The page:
So, the first thing we must do is relearn to access our emotions, and accept that they exist, without self-judgment or deprecation. Just as we do not have to feel embarrassed for being thirsty, we don’t need to be ashamed of feeling angry, hurt, disappointed, etc. Our feelings simply are. The longer and more extensive the disconnect from one’s feelings, the more one must practice becoming aware of bodily sensations associated with feelings. For example, while we all react differently to different situations, a change in heart rate, breathing, muscle tension, etc., may be clues to our various underlying emotions, even when we don’t realize this.
In the process of identifying and acknowledging our emotions as facts, we may need to challenge and dispel commonly held myths about feelings. Some examples include, “I shouldn’t be angry”, or “If I let myself feel pain, I will become overwhelmed by it”. With professional guidance, even the strongest and long-held irrational beliefs about feelings can be challenged and overhauled.
Finally, we must be able to identify and define where those seven focal emotions – guilt, shame, anxiety, helplessness, disappointment, confusion and loneliness – exist inside of ourselves, and what might be triggering them. While one or some of these feelings may resonate with you more than others, they are frequently interrelated.
For example: those of us who are people-pleasers, with excessively high expectations of ourselves, may experience a considerable amount of guilt when we don’t live up to those expectations. We may believe that we are inherently flawed (in comes shame) and must therefore sacrifice, deny and avoid being “selfish” as we serve others. However, we may believe that what we do is never enough – which can make social interactions a constant trigger for anxiety, disappointment, and confusion. Finally, we may begin to feel utter helplessness at our situation – that we are held hostage by our own feelings – and that’s where emotional eating comes in as a coping mechanism. Some of us are even genetically predisposed toward anxiety – and with our brain chemistry naturally unbalanced like that, we may seek the satiety that food offers in supplying “feel good” chemicals.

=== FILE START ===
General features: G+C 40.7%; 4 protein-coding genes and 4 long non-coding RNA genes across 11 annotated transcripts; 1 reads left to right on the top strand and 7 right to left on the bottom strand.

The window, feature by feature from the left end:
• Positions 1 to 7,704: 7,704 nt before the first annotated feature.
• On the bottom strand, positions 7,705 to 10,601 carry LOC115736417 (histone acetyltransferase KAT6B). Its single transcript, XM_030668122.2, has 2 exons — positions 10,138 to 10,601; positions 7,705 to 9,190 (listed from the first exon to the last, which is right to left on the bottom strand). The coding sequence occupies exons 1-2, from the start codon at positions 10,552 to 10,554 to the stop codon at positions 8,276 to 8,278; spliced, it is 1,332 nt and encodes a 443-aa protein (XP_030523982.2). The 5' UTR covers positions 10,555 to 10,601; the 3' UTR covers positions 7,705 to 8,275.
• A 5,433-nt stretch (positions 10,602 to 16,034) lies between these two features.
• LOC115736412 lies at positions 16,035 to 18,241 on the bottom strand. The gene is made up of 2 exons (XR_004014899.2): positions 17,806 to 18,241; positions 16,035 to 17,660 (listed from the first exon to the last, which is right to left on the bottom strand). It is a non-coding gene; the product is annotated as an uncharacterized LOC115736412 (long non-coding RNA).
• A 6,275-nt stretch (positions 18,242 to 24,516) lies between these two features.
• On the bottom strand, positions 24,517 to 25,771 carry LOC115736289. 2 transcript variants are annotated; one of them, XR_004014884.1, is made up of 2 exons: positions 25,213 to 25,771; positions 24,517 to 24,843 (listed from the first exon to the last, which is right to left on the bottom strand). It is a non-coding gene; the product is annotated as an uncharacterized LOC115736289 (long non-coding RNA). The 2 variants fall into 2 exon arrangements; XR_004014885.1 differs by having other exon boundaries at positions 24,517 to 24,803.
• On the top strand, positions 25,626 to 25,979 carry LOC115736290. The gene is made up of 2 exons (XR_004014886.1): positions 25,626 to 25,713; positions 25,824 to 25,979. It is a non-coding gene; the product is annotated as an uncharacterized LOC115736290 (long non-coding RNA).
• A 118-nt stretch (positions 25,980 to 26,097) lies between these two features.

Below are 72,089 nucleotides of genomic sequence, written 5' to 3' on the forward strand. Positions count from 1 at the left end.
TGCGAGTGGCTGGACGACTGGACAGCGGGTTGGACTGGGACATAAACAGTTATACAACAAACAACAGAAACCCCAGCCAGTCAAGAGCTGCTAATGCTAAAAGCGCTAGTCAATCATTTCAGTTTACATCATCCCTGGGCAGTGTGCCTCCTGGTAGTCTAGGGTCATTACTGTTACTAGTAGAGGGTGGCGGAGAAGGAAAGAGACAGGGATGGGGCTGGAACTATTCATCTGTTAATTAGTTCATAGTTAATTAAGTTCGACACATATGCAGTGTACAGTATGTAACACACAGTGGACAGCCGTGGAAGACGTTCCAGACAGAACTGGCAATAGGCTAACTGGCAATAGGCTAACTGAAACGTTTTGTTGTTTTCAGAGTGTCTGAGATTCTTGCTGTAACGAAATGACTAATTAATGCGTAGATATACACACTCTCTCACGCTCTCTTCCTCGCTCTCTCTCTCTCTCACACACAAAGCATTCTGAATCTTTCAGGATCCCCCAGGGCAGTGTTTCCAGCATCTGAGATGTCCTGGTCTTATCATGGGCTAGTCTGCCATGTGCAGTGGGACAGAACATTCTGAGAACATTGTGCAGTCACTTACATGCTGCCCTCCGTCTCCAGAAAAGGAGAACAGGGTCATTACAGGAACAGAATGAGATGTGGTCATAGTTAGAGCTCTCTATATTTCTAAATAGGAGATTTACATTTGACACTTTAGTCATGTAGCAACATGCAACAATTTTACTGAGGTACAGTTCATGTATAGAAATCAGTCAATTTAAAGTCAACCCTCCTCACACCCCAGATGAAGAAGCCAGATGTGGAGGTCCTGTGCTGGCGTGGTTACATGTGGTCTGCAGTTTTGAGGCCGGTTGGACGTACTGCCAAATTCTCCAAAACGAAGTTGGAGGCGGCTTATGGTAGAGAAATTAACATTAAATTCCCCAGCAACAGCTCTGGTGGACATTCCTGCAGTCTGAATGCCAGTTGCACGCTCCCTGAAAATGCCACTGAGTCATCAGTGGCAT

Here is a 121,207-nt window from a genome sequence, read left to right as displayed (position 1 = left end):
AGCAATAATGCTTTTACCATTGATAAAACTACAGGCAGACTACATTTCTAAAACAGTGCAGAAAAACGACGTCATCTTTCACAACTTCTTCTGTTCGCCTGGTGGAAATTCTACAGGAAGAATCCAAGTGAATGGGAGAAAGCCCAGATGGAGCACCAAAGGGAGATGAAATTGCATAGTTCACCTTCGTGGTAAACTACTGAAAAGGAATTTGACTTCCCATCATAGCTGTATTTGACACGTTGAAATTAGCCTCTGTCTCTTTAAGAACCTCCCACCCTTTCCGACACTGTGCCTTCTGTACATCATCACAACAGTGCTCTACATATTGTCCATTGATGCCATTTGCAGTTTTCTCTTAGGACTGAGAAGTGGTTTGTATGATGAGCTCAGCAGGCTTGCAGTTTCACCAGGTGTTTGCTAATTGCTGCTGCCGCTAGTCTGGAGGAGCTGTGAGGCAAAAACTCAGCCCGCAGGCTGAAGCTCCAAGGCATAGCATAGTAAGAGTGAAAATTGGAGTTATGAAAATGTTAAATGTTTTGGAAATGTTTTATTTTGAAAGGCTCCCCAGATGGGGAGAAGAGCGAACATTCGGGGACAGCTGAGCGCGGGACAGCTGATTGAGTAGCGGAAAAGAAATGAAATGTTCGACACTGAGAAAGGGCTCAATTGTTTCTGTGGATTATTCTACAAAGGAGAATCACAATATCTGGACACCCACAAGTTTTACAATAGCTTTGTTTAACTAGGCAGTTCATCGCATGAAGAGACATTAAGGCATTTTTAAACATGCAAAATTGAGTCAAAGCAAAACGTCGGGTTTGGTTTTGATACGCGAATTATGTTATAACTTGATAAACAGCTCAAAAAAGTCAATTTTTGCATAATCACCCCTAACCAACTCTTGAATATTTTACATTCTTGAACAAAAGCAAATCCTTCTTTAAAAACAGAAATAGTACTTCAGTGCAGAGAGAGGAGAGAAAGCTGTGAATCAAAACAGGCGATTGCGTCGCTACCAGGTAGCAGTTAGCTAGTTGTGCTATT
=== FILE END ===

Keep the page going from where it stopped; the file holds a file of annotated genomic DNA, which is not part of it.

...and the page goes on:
The final of the seven feelings – loneliness – is one that Koenig identifies strongly with cases of disordered eating. She stresses that childhood abandonment, rejection, or social invalidation, may have left us feeling “disconnected, invisible, and annihilated, as if we didn’t exist”. Such a traumatic experience may make one desperate to connect with “anything” that will give us the immediate gratification; and when it comes to immediate gratification, nothing compares to eating.
As a therapist, I have personally experienced both sides of the proverbial disordered eating coin – restrictive eating and overeating. I understand the sugar highs, and the plunge into self-loathing that follows. I have obsessed about food, eating regimens, scales, and fallen into the rabbit hole of emotional oblivion by numbing my feelings with food. I have struggled with the curse of perfectionism and the need to feel in control of my life – and the horrific despair of not being in control. Coming home to inner wisdom, through the same methods as my own course of psychotherapy, had allowed me to feel the full range of my emotions, leading to a richer, more satisfying life for me.
In my 8-week Weight – You Don’t Own Me series, you will learn to navigate the seven primary emotions listed above, with self-compassion; and you will learn to use them to nurture and assert yourself. You will learn to understand, experience, and manage the emotions that most often trigger your compulsive eating. You can finally put an end to the cycle of dieting and emotional eating.